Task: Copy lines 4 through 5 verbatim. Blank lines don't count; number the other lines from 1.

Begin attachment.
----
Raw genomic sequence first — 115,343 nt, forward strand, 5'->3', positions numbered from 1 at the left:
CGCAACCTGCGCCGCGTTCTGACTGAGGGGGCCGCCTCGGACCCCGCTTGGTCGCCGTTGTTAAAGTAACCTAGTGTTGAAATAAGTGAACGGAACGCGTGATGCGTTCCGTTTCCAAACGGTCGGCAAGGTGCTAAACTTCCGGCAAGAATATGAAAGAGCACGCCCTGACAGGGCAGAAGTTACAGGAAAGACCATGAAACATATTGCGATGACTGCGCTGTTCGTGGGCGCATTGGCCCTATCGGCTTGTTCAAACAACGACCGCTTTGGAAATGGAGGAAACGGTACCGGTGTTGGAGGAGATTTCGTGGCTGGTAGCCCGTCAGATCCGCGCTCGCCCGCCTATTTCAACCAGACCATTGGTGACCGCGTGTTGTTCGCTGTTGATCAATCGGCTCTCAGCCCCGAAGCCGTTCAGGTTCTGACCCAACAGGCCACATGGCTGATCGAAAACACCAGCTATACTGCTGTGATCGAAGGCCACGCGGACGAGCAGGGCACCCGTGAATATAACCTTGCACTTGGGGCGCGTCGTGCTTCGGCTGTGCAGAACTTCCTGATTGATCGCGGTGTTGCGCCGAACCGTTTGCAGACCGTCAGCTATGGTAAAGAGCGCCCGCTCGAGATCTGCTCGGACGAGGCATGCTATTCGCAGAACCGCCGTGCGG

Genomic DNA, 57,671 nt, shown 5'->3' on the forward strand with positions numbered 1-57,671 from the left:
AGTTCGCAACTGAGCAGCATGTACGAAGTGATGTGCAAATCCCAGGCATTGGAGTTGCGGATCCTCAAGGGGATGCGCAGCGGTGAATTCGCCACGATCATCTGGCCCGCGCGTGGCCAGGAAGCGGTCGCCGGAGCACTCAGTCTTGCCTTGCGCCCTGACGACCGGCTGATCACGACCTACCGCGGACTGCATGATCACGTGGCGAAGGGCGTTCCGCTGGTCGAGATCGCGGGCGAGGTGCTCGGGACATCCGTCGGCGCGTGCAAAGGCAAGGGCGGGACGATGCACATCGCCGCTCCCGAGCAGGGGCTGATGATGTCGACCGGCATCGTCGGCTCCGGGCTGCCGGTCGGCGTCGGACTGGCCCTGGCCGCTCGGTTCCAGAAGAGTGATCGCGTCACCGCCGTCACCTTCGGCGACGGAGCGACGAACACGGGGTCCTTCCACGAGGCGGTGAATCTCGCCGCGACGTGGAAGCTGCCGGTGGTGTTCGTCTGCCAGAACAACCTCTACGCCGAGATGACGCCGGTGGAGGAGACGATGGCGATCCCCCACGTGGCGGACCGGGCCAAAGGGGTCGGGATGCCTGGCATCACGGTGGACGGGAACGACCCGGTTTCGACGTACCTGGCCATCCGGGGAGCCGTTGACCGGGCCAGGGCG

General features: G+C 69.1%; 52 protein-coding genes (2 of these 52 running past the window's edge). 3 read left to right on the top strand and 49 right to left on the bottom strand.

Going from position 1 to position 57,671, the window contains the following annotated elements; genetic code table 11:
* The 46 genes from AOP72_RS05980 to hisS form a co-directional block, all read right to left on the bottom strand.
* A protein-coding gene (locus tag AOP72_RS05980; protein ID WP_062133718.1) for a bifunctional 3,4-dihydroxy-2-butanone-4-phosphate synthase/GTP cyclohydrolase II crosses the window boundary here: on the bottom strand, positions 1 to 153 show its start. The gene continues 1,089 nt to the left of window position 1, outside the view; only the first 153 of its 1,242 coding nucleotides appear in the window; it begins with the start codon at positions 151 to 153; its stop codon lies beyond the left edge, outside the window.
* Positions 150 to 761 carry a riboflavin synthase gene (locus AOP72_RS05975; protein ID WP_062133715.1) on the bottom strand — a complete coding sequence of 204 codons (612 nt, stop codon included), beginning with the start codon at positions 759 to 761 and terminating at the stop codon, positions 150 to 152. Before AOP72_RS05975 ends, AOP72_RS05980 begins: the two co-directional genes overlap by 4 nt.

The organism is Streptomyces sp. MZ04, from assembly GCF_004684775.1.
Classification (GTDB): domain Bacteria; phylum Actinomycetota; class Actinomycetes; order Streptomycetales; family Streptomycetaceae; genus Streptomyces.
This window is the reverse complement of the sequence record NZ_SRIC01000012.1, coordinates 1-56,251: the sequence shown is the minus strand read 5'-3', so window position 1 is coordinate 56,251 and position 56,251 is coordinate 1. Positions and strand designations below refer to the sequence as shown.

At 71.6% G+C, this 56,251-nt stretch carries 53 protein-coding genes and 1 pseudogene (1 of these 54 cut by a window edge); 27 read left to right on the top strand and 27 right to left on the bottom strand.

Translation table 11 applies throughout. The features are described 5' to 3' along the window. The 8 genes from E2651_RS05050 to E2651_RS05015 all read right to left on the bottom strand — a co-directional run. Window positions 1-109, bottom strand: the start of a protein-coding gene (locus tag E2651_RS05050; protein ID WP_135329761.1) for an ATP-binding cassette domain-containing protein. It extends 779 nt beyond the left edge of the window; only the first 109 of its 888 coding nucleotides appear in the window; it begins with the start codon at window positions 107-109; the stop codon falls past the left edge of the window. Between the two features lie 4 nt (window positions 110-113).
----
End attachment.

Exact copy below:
AGTTCGCAACTGAGCAGCATGTACGAAGTGATGTGCAAATCCCAGGCATTGGAGTTGCGGATCCTCAAGGGGATGCGCAGCGGTGAATTCGCCACGATCATCTGGCCCGCGCGTGGCCAGGAAGCGGTCGCCGGAGCACTCAGTCTTGCCTTGCGCCCTGACGACCGGCTGATCACGACCTACCGCGGACTGCATGATCACGTGGCGAAGGGCGTTCCGCTGGTCGAGATCGCGGGCGAGGTGCTCGGGACATCCGTCGGCGCGTGCAAAGGCAAGGGCGGGACGATGCACATCGCCGCTCCCGAGCAGGGGCTGATGATGTCGACCGGCATCGTCGGCTCCGGGCTGCCGGTCGGCGTCGGACTGGCCCTGGCCGCTCGGTTCCAGAAGAGTGATCGCGTCACCGCCGTCACCTTCGGCGACGGAGCGACGAACACGGGGTCCTTCCACGAGGCGGTGAATCTCGCCGCGACGTGGAAGCTGCCGGTGGTGTTCGTCTGCCAGAACAACCTCTACGCCGAGATGACGCCGGTGGAGGAGACGATGGCGATCCCCCACGTGGCGGACCGGGCCAAAGGGGTCGGGATGCCTGGCATCACGGTGGACGGGAACGACCCGGTTTCGACGTACCTGGCCATCCGGGGAGCCGTTGACCGGGCCAGGGCG

General features: G+C 69.1%; 52 protein-coding genes (2 of these 52 running past the window's edge). 3 read left to right on the top strand and 49 right to left on the bottom strand.